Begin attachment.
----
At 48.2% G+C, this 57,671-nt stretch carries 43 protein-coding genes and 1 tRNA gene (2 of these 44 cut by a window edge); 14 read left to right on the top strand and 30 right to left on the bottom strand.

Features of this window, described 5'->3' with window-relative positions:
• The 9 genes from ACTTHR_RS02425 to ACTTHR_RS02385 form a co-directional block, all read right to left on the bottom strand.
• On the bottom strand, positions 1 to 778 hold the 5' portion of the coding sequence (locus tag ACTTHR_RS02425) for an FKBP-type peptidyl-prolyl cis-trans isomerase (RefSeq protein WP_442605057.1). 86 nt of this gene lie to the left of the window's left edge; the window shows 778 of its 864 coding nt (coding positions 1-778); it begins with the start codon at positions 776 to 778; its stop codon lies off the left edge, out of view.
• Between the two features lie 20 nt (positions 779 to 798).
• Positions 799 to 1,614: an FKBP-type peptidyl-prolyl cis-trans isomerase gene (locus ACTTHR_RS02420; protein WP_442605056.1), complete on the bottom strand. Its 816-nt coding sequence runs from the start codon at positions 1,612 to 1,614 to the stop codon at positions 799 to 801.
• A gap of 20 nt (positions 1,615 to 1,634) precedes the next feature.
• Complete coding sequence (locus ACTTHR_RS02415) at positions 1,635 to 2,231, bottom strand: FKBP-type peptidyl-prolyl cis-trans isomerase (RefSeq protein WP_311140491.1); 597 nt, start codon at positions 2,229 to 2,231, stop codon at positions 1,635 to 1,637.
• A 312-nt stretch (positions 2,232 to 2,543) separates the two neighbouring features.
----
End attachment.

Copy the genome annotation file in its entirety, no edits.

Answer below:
At 48.2% G+C, this 57,671-nt stretch carries 43 protein-coding genes and 1 tRNA gene (2 of these 44 cut by a window edge); 14 read left to right on the top strand and 30 right to left on the bottom strand.

Features of this window, described 5'->3' with window-relative positions:
• The 9 genes from ACTTHR_RS02425 to ACTTHR_RS02385 form a co-directional block, all read right to left on the bottom strand.
• On the bottom strand, positions 1 to 778 hold the 5' portion of the coding sequence (locus tag ACTTHR_RS02425) for an FKBP-type peptidyl-prolyl cis-trans isomerase (RefSeq protein WP_442605057.1). 86 nt of this gene lie to the left of the window's left edge; the window shows 778 of its 864 coding nt (coding positions 1-778); it begins with the start codon at positions 776 to 778; its stop codon lies off the left edge, out of view.
• Between the two features lie 20 nt (positions 779 to 798).
• Positions 799 to 1,614: an FKBP-type peptidyl-prolyl cis-trans isomerase gene (locus ACTTHR_RS02420; protein WP_442605056.1), complete on the bottom strand. Its 816-nt coding sequence runs from the start codon at positions 1,612 to 1,614 to the stop codon at positions 799 to 801.
• A gap of 20 nt (positions 1,615 to 1,634) precedes the next feature.
• Complete coding sequence (locus ACTTHR_RS02415) at positions 1,635 to 2,231, bottom strand: FKBP-type peptidyl-prolyl cis-trans isomerase (RefSeq protein WP_311140491.1); 597 nt, start codon at positions 2,229 to 2,231, stop codon at positions 1,635 to 1,637.
• A 312-nt stretch (positions 2,232 to 2,543) separates the two neighbouring features.